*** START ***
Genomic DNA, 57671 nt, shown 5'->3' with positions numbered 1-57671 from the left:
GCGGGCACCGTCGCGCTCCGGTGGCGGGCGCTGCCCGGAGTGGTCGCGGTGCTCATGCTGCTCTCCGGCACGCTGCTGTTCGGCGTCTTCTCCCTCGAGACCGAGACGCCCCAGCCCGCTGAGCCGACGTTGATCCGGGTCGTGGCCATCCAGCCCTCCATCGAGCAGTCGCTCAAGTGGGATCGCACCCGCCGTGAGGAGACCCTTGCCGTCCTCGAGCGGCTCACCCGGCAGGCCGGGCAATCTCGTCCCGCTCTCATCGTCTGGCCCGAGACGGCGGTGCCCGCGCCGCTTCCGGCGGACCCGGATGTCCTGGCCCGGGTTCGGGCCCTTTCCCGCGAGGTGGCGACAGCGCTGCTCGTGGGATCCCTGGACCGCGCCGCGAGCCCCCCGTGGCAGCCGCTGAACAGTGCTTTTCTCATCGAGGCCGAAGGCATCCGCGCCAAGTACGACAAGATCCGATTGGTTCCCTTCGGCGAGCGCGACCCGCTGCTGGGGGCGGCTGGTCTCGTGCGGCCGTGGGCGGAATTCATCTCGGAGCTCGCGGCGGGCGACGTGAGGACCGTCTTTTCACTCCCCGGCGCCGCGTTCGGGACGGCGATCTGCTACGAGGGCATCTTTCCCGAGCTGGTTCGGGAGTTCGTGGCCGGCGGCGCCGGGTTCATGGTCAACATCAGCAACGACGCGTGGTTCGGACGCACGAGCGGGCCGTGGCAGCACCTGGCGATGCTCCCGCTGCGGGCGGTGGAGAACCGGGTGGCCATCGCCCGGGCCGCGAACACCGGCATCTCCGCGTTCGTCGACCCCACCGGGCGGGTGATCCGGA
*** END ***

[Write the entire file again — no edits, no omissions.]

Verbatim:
Genomic DNA, 57671 nt, shown 5'->3' with positions numbered 1-57671 from the left:
GCGGGCACCGTCGCGCTCCGGTGGCGGGCGCTGCCCGGAGTGGTCGCGGTGCTCATGCTGCTCTCCGGCACGCTGCTGTTCGGCGTCTTCTCCCTCGAGACCGAGACGCCCCAGCCCGCTGAGCCGACGTTGATCCGGGTCGTGGCCATCCAGCCCTCCATCGAGCAGTCGCTCAAGTGGGATCGCACCCGCCGTGAGGAGACCCTTGCCGTCCTCGAGCGGCTCACCCGGCAGGCCGGGCAATCTCGTCCCGCTCTCATCGTCTGGCCCGAGACGGCGGTGCCCGCGCCGCTTCCGGCGGACCCGGATGTCCTGGCCCGGGTTCGGGCCCTTTCCCGCGAGGTGGCGACAGCGCTGCTCGTGGGATCCCTGGACCGCGCCGCGAGCCCCCCGTGGCAGCCGCTGAACAGTGCTTTTCTCATCGAGGCCGAAGGCATCCGCGCCAAGTACGACAAGATCCGATTGGTTCCCTTCGGCGAGCGCGACCCGCTGCTGGGGGCGGCTGGTCTCGTGCGGCCGTGGGCGGAATTCATCTCGGAGCTCGCGGCGGGCGACGTGAGGACCGTCTTTTCACTCCCCGGCGCCGCGTTCGGGACGGCGATCTGCTACGAGGGCATCTTTCCCGAGCTGGTTCGGGAGTTCGTGGCCGGCGGCGCCGGGTTCATGGTCAACATCAGCAACGACGCGTGGTTCGGACGCACGAGCGGGCCGTGGCAGCACCTGGCGATGCTCCCGCTGCGGGCGGTGGAGAACCGGGTGGCCATCGCCCGGGCCGCGAACACCGGCATCTCCGCGTTCGTCGACCCCACCGGGCGGGTGATCCGGA